All Aboard for Anything Goes!

Anything Goes. Photo Credit: Rad Grandpa Photography

Anything Goes. Photo Credit: Rad Grandpa Photography

An ocean liner. A love story as complicated as it is fun. Tap dancing. What else do you need to know about one of Cole Porter’s most iconic musicals, Anything Goes?

In the show’s program, Director Barbara Mah says, “It’s about a boy and a girl, and star-crossed love… what the story is about is not important (and I doubt I could explain the plot to you anyway).” In any case, those familiar with Barbara Mah’s previous work would likely head into the show expecting that someone might die. Barbara says, “For the musicals I would normally pick, given a choice, I usually look at character and the music and if it speaks to me and if it’s a very moving story… but with a musical like this – my background is actually in dance. This is what I grew up doing: musical theatre with the jazz hands and the tap dance and the huge smiles and the plots that don’t necessarily make as much sense as they could, but they’re an excuse to sing and dance… [In undertaking this show,] it was a nice break to do a musical where nobody dies. I think I manage to kill quite a few people – I’m happy to report no one actually drowns.”

Barbara pulled double duty for Anything Goes, both directing and choreographing for the show. To help lighten the load, she had help from both an assistant choreographer (Stacey Grubb) and a dance captain. Barbara says, “In a musical where you have a dance captain, I taught the choreography and Christine Maydew – the dance captain – helps clean it up. If the cast have questions, they go to her.”

If you’re familiar with Walterdale Playhouse, you know that everyone is a volunteer – even the actors who had to learn to tap dance for the show! However, Barbara was able to make tap accessible for everyone, saying, “In my past life I was a tap dance teacher, so knowing how to put together steps that look difficult but are actually accessible for a beginner was really fun to do. I know [it was fun] for the cast… they’re so in love with the art form.”

Photo credit: Rad Grandpa Photography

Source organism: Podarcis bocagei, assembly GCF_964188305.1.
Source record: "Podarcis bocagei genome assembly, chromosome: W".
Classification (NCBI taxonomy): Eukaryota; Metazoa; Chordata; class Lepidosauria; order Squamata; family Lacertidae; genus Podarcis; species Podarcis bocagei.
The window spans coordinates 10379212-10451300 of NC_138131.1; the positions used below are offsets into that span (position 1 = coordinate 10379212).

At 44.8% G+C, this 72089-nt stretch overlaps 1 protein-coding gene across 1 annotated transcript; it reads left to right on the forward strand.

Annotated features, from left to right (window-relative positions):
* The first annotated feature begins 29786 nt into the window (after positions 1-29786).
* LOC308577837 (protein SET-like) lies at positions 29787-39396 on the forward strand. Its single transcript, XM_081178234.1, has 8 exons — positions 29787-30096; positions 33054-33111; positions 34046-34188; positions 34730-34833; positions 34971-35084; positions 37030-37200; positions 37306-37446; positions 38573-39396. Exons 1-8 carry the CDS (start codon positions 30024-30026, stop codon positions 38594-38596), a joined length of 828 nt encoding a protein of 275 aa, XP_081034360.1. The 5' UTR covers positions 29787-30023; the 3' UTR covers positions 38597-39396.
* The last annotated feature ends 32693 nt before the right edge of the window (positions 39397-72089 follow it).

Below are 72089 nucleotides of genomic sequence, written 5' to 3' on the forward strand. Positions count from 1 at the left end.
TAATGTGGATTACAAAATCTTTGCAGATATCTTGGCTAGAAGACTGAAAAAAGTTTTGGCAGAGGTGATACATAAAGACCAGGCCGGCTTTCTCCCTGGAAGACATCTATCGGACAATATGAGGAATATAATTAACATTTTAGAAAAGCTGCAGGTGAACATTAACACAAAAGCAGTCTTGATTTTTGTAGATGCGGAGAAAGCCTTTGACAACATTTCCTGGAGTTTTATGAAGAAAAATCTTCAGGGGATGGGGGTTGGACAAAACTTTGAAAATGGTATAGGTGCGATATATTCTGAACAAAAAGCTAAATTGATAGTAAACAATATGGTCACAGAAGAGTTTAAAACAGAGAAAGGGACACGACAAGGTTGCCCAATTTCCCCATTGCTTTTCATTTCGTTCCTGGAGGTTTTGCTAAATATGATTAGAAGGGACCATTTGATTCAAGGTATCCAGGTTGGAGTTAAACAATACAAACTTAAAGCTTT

Photo credit: Rad Grandpa Photography

Anything Goes is a musical though, so what about the MUSIC? A prolific composer and lyricist, Cole Porter has written nearly 1,000 songs – many of which we hear every day without realizing it. Barbara Mah says she was surprised when she first started working on the show, “I don’t think I realized I knew as many songs as I do. When we first started this show, I thought ‘I’ve got some new songs to learn,’ but I realized I’d heard them before. I’d heard them in commercials, in shows, and used as background for so much stuff. It’s such classic music, you don’t even realize you know it.” Christina O’Dell – who plays Reno Sweeney, nightclub proprietress and singer – says she auditioned mainly because it was a Cole Porter musical. “I have long adored Cole Porter. There were few composer/lyricists out there who are as intelligent and sophisticated as him. He’s very witty. There’s always a double meaning in what he’s putting out there.”

Christina O’Dell has been tap dancing for 18 years, but getting to perform in the role of Reno Sweeney is somewhat of a dream come true for her. “It’s a bucket list role. The last revival on Broadway, in 2011, with a musical theatre goddess Sutton Foster – she’s my idol… To be stepping into a role that she has played is a dream.” Although it’s easy to dismiss Anything Goes as “just a feel-good musical”, the characters also have depth. Christina gives me interesting food for thought about the role of Reno, “She’s a very strong individual. It’s been fun to dig into that. She’s a very astute business woman in an era when women weren’t empowered in that way. I’ve learned a lot from her, and I catch myself in the day using some of her mannerisms… Reno has given me a sense of confidence that I had never displayed in that way – I’m walking with a bit of a strut.”

Anything Goes plays at Walterdale Playhouse July 3 – 13. July 2nd is student night (free admission for students) and July 4th is two-for-one admission. Tickets are $14-20.

– Jenna Marynowski

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